2

I am running a small cli python app in terminal. It loops infinitely and outputs text to the terminal. I want to output the text to a file, and I can do that with the following command python [my cli app] >> log.txt, but I have to break the loop first before the file is closed and effectively saved. Is there a way to read the latest contents from the text file while the loop keeps running in the background?

SO BASICALLY:

~ $  [INFINITE LOOP] >> log.txt

then while thats running forever, I want to access log.txt. At the moment, it only saves the terminal output to the file once I stop the command with Ctrl+C.

I hope that explains it

  • I think you want tail -f log.txt but I'm not sure if I'm understanding the question right. – PSkocik Jul 22 '15 at 0:08
  • Problem is, tail only executes after you break the loop. I don't want to break the loop at all, or am I wrong? =/ And doesn't the tail command display existing text? I want to save text ^^ – John Kahts Jul 22 '15 at 0:09
  • 1
    That's not an answer. But you could write one. Understand, though, that you just effectively wrapped your program in its own pseudo-terminal - it's got its own byte-by-byte kernel buffer and stty line-editing interface and master-side monitor application and all of the other overhead which that entails. – mikeserv Jul 22 '15 at 0:48
  • 1
    real-talk, though: go google and find out how to adjust your write buffer with python. It must be possible. just that stdbuf didn't work is a pretty clear indication that python is doing some adjustments of its own at the the start anyway. Probably when you import some kind of file module or whatever you do in python. stdbuf works by injecting a c-lib call to set the out-buffer then execs your target app - so if the target app sets its own buffer later it was all for nought. – mikeserv Jul 22 '15 at 0:57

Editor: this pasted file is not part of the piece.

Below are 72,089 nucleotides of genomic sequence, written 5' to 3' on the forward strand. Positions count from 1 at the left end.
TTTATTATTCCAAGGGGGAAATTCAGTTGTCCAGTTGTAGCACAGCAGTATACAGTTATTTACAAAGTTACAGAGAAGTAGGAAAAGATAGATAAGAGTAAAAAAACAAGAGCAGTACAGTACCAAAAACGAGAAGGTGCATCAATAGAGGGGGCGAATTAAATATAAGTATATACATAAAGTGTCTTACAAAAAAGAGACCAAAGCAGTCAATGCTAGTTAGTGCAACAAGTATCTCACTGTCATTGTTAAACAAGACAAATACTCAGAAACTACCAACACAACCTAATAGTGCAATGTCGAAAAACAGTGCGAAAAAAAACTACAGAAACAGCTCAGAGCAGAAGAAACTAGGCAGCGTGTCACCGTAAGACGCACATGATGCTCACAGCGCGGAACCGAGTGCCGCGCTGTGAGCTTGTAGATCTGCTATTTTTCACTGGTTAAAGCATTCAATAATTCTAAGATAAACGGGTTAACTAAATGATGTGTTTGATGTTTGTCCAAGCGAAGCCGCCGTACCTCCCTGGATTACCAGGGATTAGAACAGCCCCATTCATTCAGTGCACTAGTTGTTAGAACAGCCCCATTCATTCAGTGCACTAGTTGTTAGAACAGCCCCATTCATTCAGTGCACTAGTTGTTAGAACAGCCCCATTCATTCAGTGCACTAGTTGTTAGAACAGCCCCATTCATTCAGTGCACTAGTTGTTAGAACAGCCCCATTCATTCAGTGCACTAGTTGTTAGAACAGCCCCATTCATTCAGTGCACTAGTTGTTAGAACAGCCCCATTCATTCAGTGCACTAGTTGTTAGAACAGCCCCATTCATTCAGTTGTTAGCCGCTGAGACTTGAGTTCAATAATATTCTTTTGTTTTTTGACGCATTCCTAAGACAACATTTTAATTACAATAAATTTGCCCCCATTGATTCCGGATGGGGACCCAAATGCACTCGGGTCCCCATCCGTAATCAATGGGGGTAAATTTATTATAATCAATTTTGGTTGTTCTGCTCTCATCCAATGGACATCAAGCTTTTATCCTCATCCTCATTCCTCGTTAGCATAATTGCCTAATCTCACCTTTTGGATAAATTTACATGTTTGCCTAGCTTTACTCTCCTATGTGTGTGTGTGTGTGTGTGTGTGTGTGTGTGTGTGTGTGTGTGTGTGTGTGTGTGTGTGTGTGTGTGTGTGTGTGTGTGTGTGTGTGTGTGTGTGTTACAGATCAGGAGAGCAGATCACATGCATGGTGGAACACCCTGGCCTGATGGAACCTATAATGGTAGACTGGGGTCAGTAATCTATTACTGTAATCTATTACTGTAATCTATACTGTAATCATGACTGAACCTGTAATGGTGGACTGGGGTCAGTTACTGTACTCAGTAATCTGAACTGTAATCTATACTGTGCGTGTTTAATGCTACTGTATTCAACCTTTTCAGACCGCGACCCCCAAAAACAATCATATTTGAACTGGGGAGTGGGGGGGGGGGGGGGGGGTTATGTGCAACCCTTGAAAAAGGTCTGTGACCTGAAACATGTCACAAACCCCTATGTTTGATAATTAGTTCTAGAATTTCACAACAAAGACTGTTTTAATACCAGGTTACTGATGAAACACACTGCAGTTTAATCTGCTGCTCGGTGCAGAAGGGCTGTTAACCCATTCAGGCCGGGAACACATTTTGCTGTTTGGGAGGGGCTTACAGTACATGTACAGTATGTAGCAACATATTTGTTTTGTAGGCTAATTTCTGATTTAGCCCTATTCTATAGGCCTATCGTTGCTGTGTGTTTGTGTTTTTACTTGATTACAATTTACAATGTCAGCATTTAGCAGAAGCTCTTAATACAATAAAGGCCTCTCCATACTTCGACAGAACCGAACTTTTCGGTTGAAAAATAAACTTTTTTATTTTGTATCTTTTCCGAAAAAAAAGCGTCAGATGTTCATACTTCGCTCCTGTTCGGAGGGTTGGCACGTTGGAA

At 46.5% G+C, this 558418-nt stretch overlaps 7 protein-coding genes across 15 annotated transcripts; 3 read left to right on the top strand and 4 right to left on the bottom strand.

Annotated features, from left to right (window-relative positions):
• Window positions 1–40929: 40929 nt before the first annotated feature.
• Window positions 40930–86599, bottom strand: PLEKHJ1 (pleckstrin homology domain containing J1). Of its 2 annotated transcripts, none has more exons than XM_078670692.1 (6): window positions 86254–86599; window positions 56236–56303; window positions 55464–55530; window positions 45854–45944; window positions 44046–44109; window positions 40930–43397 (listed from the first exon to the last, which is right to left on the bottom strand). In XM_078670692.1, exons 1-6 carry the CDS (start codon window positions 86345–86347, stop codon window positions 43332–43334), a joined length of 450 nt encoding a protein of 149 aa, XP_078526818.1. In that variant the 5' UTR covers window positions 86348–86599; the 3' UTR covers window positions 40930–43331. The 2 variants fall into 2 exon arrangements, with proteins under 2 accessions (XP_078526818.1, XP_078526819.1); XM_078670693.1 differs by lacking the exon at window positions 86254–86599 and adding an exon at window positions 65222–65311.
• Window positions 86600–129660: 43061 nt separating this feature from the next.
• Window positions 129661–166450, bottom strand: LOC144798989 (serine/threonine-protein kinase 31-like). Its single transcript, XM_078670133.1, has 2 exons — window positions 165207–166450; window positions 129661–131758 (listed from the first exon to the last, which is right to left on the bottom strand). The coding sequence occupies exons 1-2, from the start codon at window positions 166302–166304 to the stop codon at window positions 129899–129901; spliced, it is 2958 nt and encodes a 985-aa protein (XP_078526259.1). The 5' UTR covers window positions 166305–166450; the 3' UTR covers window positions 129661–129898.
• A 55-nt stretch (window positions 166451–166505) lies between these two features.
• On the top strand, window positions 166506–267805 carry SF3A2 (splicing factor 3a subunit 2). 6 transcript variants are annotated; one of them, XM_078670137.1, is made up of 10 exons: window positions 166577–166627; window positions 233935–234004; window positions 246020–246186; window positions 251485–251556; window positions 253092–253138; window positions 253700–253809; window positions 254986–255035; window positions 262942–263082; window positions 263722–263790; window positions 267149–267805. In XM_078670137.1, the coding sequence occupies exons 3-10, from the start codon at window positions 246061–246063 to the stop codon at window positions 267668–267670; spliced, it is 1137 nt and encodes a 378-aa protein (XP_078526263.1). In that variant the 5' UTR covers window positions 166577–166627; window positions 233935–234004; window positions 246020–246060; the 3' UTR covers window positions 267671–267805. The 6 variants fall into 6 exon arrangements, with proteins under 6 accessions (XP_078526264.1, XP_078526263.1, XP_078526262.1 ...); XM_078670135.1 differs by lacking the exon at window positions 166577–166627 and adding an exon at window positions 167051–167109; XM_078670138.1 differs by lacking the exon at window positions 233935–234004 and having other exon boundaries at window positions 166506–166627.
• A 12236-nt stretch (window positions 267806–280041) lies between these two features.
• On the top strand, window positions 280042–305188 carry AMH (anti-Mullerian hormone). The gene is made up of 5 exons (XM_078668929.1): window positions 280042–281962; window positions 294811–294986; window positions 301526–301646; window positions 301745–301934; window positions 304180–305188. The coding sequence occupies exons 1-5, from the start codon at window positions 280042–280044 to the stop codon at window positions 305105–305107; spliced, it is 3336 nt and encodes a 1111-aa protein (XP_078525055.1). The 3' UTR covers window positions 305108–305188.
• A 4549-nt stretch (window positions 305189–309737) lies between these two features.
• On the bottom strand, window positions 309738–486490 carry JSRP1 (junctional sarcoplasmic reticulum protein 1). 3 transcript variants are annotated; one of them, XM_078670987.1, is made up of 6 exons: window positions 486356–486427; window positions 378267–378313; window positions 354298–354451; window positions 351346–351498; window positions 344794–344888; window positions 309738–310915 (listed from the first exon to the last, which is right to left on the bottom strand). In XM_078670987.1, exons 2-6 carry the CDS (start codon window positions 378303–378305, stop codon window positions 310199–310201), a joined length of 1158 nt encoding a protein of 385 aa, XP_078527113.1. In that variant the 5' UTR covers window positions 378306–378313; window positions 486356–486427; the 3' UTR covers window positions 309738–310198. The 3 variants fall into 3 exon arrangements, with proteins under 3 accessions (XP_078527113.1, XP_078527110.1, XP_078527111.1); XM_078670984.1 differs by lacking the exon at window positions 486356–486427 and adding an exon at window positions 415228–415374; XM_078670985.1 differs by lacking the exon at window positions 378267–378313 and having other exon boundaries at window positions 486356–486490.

• 1
    I will google it and maybe in a month's time I will know my away around Python ^^ I'm just a tiny C# programmer fiddling around in Python xD – John Kahts Jul 22 '15 at 1:00
1

simulation.py:

(output 10 lines every second)

#!/usr/bin/env python
import time

i=0
while True:
    print("{} what up {}".format(i,i%10))
    if i%10==9:
        time.sleep(1)
    i+=1

In one terminal:

$ stdbuf -oL python simulation.py >> log.txt

In another one:

$ tail -f log.txt #10 new lines every second
  • 1
    Thanks so much ^^ this works too now. I assume this is a more effective way what the luit command? Mike said to rather adjust the buffer than to run a seperate pseudo terminal thing – John Kahts Jul 22 '15 at 1:06
  • 1
    @JohnKahts - this is more efficient because it only needs to add a littlle logic at process init time and afterwards ceases to factor altogether. That can detract from its effectiveness in some cases, but, if it doesn't, then it does more with less, which is always the best way to do things (as I see it, anyway). By the way, I think you can get pretty specific about i/o buffer sizes with stdbuf, and so you might find a more conservative size which suits your needs. It would still be better though to find how to do it in your program - so you might adjust buffers dynamically to need. – mikeserv Jul 22 '15 at 1:26
  • @mikeserv - The amount of lines that are outputted is inconsistent, since it is dependant on the amount of queries I get from users. I understand that it would be better to incorporate the whole text file thing inside my code. So I shall try doing that as soon as I have the courage ;P Thanks again for your help sir =) – John Kahts Jul 23 '15 at 8:56
0

Working off PSkocik's answer:

instead of

$ stdbuf -oL python simulation.py >> log.txt

do

$ stdbuf -oL python simulation.py | tee log.txt

This way you'll be able to view the original output of the program as well on the same screen.

Your Answer

By clicking “Post Your Answer”, you agree to our terms of service, privacy policy and cookie policy

Not the answer you're looking for? Browse other questions tagged or ask your own question.